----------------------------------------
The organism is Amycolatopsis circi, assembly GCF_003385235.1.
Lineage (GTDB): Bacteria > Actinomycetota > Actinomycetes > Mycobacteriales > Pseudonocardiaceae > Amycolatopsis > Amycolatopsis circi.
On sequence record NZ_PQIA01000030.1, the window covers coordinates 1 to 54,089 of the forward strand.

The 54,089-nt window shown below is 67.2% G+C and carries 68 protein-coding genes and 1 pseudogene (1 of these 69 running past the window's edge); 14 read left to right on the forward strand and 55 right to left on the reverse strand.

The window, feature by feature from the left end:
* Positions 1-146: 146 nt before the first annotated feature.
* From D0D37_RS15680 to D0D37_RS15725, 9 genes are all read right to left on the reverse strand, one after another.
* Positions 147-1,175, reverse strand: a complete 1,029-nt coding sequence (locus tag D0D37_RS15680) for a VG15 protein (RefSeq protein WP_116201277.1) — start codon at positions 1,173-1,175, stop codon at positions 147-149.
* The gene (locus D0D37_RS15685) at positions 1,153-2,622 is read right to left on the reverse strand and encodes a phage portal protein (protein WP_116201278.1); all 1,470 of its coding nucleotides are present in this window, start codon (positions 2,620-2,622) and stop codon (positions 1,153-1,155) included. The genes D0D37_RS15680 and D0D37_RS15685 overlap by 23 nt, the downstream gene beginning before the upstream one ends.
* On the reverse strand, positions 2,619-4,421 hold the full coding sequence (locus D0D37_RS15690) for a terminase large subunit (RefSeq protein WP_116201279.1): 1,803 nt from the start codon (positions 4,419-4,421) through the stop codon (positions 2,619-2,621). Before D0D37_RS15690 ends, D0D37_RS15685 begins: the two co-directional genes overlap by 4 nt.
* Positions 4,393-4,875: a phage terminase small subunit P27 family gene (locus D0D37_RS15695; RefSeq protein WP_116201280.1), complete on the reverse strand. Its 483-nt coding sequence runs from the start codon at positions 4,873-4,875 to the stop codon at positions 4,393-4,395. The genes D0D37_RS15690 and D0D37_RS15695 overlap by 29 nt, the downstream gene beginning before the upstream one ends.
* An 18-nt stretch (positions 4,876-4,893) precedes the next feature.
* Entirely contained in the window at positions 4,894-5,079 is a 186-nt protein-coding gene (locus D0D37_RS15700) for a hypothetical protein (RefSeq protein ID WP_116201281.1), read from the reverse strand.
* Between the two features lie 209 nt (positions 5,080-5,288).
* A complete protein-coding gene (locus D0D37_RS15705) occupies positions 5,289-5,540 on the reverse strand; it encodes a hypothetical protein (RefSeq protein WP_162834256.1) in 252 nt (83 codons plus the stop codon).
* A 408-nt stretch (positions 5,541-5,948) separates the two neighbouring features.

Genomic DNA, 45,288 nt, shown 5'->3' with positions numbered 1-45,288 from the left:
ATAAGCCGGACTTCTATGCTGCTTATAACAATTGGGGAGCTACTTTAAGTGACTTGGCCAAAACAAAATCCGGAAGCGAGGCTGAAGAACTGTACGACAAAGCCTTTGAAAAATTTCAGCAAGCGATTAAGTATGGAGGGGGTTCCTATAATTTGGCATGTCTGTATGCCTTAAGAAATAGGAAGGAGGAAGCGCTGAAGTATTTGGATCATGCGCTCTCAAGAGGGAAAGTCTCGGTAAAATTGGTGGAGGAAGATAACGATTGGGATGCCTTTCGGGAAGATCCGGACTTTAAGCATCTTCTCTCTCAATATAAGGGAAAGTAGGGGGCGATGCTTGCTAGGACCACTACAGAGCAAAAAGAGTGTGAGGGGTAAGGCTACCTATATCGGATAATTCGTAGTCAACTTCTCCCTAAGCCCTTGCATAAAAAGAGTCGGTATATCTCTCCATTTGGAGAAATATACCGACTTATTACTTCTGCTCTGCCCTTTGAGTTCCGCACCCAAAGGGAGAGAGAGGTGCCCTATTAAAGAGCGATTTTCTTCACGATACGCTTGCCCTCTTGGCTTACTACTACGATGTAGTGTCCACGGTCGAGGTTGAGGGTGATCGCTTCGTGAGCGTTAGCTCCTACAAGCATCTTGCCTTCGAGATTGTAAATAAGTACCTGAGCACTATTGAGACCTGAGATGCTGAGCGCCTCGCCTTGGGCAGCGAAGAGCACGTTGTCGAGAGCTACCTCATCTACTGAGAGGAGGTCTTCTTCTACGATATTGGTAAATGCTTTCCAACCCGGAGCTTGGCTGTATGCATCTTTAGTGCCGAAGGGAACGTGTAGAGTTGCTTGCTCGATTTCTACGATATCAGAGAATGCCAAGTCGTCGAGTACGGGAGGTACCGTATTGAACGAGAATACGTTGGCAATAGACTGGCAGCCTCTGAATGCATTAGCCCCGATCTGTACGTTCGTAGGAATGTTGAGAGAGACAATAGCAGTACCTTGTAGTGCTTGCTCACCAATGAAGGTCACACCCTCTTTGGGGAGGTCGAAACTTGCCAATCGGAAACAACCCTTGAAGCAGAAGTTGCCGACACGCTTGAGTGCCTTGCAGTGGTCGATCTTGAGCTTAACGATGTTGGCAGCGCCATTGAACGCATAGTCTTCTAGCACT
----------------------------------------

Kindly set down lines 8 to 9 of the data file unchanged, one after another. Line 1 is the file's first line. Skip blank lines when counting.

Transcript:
* Positions 147-1,175, reverse strand: a complete 1,029-nt coding sequence (locus tag D0D37_RS15680) for a VG15 protein (RefSeq protein WP_116201277.1) — start codon at positions 1,173-1,175, stop codon at positions 147-149.
* The gene (locus D0D37_RS15685) at positions 1,153-2,622 is read right to left on the reverse strand and encodes a phage portal protein (protein WP_116201278.1); all 1,470 of its coding nucleotides are present in this window, start codon (positions 2,620-2,622) and stop codon (positions 1,153-1,155) included. The genes D0D37_RS15680 and D0D37_RS15685 overlap by 23 nt, the downstream gene beginning before the upstream one ends.